But when the time came to speak into the microphone from the lectern, my niece panicked.  She tucked her face into my sisters neck, shying away from the assembly.  When she came back to the pew and my sister returned to direct the musicians, my niece crawled into my lap and began to cry. “I was too scared to be a church girl.  I’m so sad I didn’t do it!”

A few days later on Christmas morning, I stood upon the altar and sang the liturgy for the first time outside of worship class.  Like my niece, I was terrified.  It is hard to stand before a community of people and share your faith in a new way.  It can be intimidating to want to do it right, to make sure you don’t make a mistake, to try to remember the right words at the right time.

When we sat down at the dinner table that afternoon and my sister asked for me to lead grace, my niece said, “Can I pray?”  With her strong, brave voice, she started us off, “God is great, God is good…”  Throughout the meal she kept turning to her two-year old brother, the two of them saying to one another, “God is great.  God is good.”  “God is great. God is good.”

I don’t think my niece will ever know that she was more of a “church girl” at that dinner table then she ever would have been by speaking into a microphone in worship.  It is one thing to say words of faith at the right time in the right place, at the perfectly orchestrated section of a worship service.  It is something else to take the reigns and lead others in an intimate way, being so over joyed with the day that you cannot stop yourself from saying “God is great.  God is good.”

My little church girl knows what matters and the reason for the season, and is a teacher to me in more ways then she will ever know.

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The Beckoning

I am currently into my second week of my chaplaincy internship at Dartmouth-Hitchcock Hospital in New Hampshire.  Today, for about the millionth time since I began I found myself asking, why am I here?

Practically, I know why I’m here.  All ELCA candidates for ordination (that is a person training to be a pastor) must complete something called a clinical pastoral education unit (CPE).  Chaplaincy internships at a hospital are the most traditional avenues of completing a CPE requirement.  I am here because I have to be.

I am also here because I want to be.  I chose this site for a variety of reasons – I had never lived in New England, I really connected with the supervisor when I interviewed, it is the only neonatal clinic in this region of the country, it is a Trauma 1 center (which means a lot of complicated cases) and this site uniquely offers a stipend.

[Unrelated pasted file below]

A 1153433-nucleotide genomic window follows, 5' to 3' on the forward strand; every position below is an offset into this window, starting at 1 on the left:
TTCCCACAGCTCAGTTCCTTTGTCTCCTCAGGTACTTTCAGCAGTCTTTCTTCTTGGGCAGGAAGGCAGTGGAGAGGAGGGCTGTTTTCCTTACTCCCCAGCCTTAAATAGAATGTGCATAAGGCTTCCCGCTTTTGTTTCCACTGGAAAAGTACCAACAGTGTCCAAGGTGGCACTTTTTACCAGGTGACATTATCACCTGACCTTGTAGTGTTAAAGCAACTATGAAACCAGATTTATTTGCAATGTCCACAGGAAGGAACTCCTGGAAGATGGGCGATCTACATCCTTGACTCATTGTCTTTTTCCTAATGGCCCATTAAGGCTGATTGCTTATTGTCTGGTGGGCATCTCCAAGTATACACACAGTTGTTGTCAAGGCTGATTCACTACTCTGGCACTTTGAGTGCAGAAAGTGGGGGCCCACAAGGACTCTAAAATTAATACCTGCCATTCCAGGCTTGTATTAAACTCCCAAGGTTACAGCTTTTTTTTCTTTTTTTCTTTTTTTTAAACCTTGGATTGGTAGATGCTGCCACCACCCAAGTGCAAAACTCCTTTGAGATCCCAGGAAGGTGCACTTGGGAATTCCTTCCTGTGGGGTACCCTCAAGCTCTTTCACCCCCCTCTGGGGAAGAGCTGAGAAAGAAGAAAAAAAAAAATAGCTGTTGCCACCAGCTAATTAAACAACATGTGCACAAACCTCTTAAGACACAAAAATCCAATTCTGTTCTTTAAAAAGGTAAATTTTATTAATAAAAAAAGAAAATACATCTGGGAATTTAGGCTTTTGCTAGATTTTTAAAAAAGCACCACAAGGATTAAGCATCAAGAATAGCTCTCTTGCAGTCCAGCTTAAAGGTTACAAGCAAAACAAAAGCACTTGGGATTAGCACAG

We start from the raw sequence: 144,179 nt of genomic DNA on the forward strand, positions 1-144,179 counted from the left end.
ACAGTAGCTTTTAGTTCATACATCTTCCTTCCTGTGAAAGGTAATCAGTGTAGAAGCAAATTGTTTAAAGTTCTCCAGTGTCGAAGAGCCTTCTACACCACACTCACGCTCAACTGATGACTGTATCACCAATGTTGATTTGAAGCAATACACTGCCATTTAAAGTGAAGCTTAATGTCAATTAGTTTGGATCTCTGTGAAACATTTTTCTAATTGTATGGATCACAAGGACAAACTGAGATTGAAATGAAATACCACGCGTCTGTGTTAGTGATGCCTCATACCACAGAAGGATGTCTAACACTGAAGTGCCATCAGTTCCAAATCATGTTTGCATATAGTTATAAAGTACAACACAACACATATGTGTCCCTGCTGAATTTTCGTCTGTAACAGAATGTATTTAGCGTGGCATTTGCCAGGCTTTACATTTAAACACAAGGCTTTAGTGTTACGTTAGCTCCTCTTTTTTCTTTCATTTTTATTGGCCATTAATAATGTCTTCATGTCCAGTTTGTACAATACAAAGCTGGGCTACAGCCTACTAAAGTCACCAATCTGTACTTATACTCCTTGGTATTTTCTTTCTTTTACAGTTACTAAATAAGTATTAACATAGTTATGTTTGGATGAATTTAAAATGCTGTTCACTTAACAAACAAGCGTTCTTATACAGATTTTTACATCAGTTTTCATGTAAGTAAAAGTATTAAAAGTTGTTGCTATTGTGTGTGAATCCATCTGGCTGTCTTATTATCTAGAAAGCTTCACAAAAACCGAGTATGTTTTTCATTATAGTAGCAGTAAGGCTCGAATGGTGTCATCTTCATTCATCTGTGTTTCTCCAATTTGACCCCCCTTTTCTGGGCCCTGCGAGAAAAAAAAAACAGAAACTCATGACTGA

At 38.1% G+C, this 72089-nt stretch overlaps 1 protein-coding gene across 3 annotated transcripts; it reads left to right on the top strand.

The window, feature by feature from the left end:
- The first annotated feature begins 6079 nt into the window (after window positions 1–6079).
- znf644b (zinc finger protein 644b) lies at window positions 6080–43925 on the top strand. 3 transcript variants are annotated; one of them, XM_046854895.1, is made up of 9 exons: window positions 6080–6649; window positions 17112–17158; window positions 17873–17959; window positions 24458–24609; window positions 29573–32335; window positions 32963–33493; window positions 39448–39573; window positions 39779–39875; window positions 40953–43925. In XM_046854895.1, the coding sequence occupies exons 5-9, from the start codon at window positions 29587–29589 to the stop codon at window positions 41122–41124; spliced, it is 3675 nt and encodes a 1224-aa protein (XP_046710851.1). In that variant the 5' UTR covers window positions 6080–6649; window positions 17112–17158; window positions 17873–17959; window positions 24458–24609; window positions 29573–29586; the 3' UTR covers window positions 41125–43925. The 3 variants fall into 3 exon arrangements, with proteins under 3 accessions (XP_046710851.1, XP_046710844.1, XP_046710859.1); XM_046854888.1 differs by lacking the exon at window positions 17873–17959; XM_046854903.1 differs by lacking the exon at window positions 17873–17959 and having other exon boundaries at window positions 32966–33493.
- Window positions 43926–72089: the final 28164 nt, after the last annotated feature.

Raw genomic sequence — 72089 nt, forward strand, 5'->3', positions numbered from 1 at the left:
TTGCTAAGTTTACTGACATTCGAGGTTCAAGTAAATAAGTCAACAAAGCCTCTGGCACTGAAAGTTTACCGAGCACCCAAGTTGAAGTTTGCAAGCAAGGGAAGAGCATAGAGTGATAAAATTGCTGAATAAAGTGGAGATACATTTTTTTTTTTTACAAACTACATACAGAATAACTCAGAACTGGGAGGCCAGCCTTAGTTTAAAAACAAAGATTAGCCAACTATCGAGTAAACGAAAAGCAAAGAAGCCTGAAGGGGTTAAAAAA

But today, as I was completing my rounds, I was overwhelmed with a frustrating sense that what I am doing is very foreign to the makeup of the culture here, and a type of ministry very much foreign to me.

New England is one of the most secular areas of the United States.  Organized religion is not only hard to find here, but often frowned upon.  Just this weekend, as I was shopping for my dad’s Father’s Day present, a sales rep heard my Midwestern accent and asked me what brought me to the upper valley.  I explained that I was a chaplain intern at the hospital, and very quickly she told me that she felt my role was unwelcome.  “We don’t like people telling us what to believe, especially when it comes from one of you ‘flat-landers’ (meaning non-New Englander).”  It was a surprising reaction mostly because I didn’t say anything else than, “I’m a chaplain intern”.

Even more so, this reaction is counter to what I’m doing here.  The role of the chaplain is not to evangelize but rather to accompany.   A large part of my training is to learn how to recognize my own cultural and religious perspective, and set that perspective aside so that I can hear what the patient and their loved one is trying to express about their own faith.  My role is not to tell them what to believe, but be with them as they uncover what they believe in the most trying of times.  Of course, it was clear this sales clerk was not invested in learning about my profession.  Instead, she was telling me something very clear about her own faith journey, and that deserved my respect even if I didn’t love the avenue which she expressed herself.  Part of this experience is being open to read between the lines even when those lines are as sharp as razors.  While I felt confident that I had navigated that experience in away that was respectful to her beliefs and my own, I couldn’t help but think, what am I doing here?